Beacon Blankets pulls plug on NC facility
February 18, 2002,
Dashing its hopes, at least for the moment, of returning to its former glory as a century-old blanket manufacturer, Beacon Blankets said it will shutter its million-square-foot plant here, laying off roughly half of its manufacturing work force and half of its sales force as well.
Beacon president Tedd Smith, who spent much of his career working at the company, told Home Textiles Today, "This is just about the hardest thing I've ever had to do in my life. There are so many livelihoods involved. When we bought the company in September, we encouraged a lot of people to come into it with us, and now we had to let them go. There are 300 people working here at the plant who aren't going to have jobs, and these are people I grew up with, went to school with."
Smith said the Swannanoa plant, which now produces acrylic blankets and printed and solid-color non-woven blankets, will be largely shut down as soon as April, and put up for sale. But some parts of the plant could remain in operation until the end of the year, he said, as Beacon gradually shifts its non-woven production to the Westminster plant. "If we don't sell the building quickly, we'll take our time with the move so that we don't create any disruptions with our customers. We want to make sure we don't create any problems for them."
While non-woven production will move to Westminster, acrylic production will be shut down entirely, said Smith. "We'll continue to market acrylics, but we'll be bringing the goods into the country."
The Swannanoa plant that is closing occupies a central position in the life to the Swannanoa Valley and, indeed, the greater U.S. textiles industry. Originally built in the late 19th century in New Bedford, MA, at that time the heart of the U.S. industry, it was acquired in 1904 by textiles industry pioneer Charles D. Owen, a Mayflower descendant through marriage to John Alden and three other Mayflower pioneers. When much of the textiles industry moved south, Beacon went with it in the mid-1920s, lured by low-cost water and low-cost labor. Owen had the entire Beacon building disassembled, brick by brick, and carried on freight cars to North Carolina in what was, at the time, the single largest rail shipment in the nation's history. There the building was reconstructed and later added to, eventually reaching a size of one million square feet on four floors.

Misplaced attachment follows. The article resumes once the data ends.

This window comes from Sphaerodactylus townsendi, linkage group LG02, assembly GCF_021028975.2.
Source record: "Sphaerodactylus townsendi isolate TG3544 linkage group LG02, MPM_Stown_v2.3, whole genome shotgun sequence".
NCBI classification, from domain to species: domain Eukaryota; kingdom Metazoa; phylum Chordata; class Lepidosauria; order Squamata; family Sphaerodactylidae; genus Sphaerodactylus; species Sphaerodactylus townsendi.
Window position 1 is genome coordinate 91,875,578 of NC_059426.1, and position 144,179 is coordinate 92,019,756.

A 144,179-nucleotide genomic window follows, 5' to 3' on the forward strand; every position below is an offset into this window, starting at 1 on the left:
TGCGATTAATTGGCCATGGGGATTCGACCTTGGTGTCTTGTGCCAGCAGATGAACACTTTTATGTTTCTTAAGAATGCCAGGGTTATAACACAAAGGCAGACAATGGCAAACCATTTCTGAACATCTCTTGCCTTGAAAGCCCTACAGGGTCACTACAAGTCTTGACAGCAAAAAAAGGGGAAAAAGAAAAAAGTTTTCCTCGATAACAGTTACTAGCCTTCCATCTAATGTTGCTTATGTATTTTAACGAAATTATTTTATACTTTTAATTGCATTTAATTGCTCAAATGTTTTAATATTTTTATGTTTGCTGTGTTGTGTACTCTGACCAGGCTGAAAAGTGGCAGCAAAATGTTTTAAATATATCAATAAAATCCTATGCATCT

Ironically, the Owen family that founded Beacon later sold the company, and a new generation of Owens subsequently returned to its roots, creating yet another blanket supplier, Charles D. Owen Mfg., located only a few miles away on the other side of the Swannanoa Valley from the original Beacon plant.
While painful, the plant consolidation should secure the future of the company and save the jobs of the 300 or so workers at the Westminster plant. "Westminster has been profitable on a stand-alone basis and has a very efficient, state-of-the art dyeing and finishing operation."
A key factor in the decision was the prohibitive cost of upgrading the Swannanoa plant, said Smith. "We were looking at having to spend about $11 million for a new air filtration system, and that just wasn't feasible."
In a related move, sales and administrative jobs are also being eliminated, said Smith. "We'll end up with about half of what we started with. And I and some of the other managers will now have direct sales and account responsibilities. Harvey Wooding and Bill Purdue will continue to handle key accounts. Kenny Hynes, executive vp of sales and marketing will be focusing on department and specialty stores, and I'll be doing some of the discounters and the dollar stores."
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